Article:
plus an additional iscan-network-nt package from Avasys
which provides support for the network interface.

Note that the iscan-network-nt package from Avasys does not
provide support for the network interface for all models.
As of this writing (June 2010), the network interface
of the following models is not supported:

AcuLaser CX11NF, AcuLaser CX21, Artisan 700, Artisan 800, EP-801A,
EP-901A, EP-901F, ES-H300, Expression 10000XL,
Expression 10000XL Graphic Arts, Expression 10000XL Photo, GT-2500,
LP-A500, LP-M5000, LP-M5500, LP-M5500F, LP-M5600, LP-M6000,
ME Office 700FW, PM-A840S, PX-501A, PX-601F, Stylus Office BX600FW,
Stylus Office TX600FW, Stylus Photo PX700W, Stylus Photo PX800FW,
Stylus Photo TX700W, Stylus Photo TX800FW, Stylus NX400,
Stylus NX410 Series, Stylus SX400, Stylus SX410 Series,
Stylus SX600FW, Stylus TX400, Stylus TX410 Series, WorkForce 600

This library is intended to be used by applications that need to
communicate with (or at least identify) devices that are attached via a
parallel port.

For Linux, there are some wrinkles in communicating with devices on
parallel ports (see /usr/share/doc/packages/libieee1284/README). The
aim of this library is to take all the worry about these wrinkles from
the application. It figures out which method is appropriate for the
currently running kernel. For instance, if the application wants to
know the device ID of a device on a particular port, it asks the
library for the the device ID. The library then figures out if it is
available via /proc (in any of the possible locations) and, if not,
tries asking the device itself. If /dev/parport0 is not available for
use, it tries ioperm; if that fails, it tries /dev/port. The
application does not have to care.

openSUSE:11.4 / m2300w Bugowner

This is an open source Linux printer driver for the Konica Minolta
magicolor 2300W and 2400W color laser printers. It requires Ghostscript
and foomatic-filters. It is recommended to use this driver with CUPS.

The current version 0.51 was released 2005-10-16 and
the m2300w driver is no longer actively maintained
which means that help, a workaround, or a bugfix
is rather unlikely if there are issues with this driver.

PPD files from printer manufacturers that are under a free license.

For example, the original MIT license, shown for example under
http://www.opensource.org/licenses/mit-license.php, is okay but not an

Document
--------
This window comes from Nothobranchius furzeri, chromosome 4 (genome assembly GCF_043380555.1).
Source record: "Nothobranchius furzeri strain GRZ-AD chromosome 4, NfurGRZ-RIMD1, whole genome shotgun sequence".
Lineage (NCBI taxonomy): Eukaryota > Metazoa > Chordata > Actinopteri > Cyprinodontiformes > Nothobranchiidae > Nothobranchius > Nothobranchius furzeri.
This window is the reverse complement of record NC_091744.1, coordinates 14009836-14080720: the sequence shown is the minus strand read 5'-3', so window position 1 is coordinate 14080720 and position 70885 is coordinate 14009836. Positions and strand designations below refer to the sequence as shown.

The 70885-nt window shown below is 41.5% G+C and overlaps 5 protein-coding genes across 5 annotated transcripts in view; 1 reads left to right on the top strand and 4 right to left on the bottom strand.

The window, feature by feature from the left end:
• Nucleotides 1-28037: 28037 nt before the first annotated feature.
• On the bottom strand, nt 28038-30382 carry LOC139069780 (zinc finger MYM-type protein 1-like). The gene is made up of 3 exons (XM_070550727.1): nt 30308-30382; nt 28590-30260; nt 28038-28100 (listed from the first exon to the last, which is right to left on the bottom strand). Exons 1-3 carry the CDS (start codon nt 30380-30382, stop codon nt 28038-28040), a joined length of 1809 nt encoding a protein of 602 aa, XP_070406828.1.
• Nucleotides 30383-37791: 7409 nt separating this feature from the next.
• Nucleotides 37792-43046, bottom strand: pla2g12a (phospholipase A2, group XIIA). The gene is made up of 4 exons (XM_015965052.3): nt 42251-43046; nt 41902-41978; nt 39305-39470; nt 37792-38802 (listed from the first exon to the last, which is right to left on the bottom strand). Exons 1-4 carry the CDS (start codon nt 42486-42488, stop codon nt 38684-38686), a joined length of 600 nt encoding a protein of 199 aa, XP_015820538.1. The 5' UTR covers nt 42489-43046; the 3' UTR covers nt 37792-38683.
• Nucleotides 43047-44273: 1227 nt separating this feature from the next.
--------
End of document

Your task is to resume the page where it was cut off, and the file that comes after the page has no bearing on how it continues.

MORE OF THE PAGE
often used modified MIT license, which does not allow redistribution if
the file was altered in any way from its original form.

If you have a PostScript printer and there is no PPD file included in
this package, ask your printer manufacturer for a PPD file or visit
http://www.linuxprinting.org/ppd-doc.html.

To set up a printer configuration a printer description file
(PPD file) is required.

A printer description file is not a driver.

For non-PostScript printers a driver is needed
together with a PPD file which matches exactly
to the particular driver.

For PostScript printers, a PPD file alone is sufficient
(except for older PostScript level 1 printer models).

The PPD files are provided in the following sub-packages
depending on which kind of driver software is needed:

OpenPrintingPPDs-ghostscript provides PPDs
which use Ghostscript built-in drivers.

OpenPrintingPPDs-hpijs provides PPDs
which use the hpijs driver from HPLIP.

OpenPrintingPPDs-postscript provides PPDs
which need no driver.

openSUSE:11.4 / pkipplib Bugowner

This software is a Python library which can prepare IPP requests with
the help of a somewhat high level API. These requests can then be sent
to an IPP printer or print server (e.g. CUPS).

This library can also parse IPP answers received, and create high level
Python objects from them.

Both of these actions can be done through an IPPRequest class and its
instance methods.

Finally, a CUPS class can be leveraged to easily deal with CUPS print
servers.

All of this library being written in the Python language, there is no
need to link the code with the CUPS' API, which makes it independant of
the CUPS version being installed.

Nevertheless some features require an appropriate CUPS version which
supports the functionality (e.g. IPP subscriptions require CUPS 1.2.x).

Python Bindings for CUPS, the Common Unix Printing System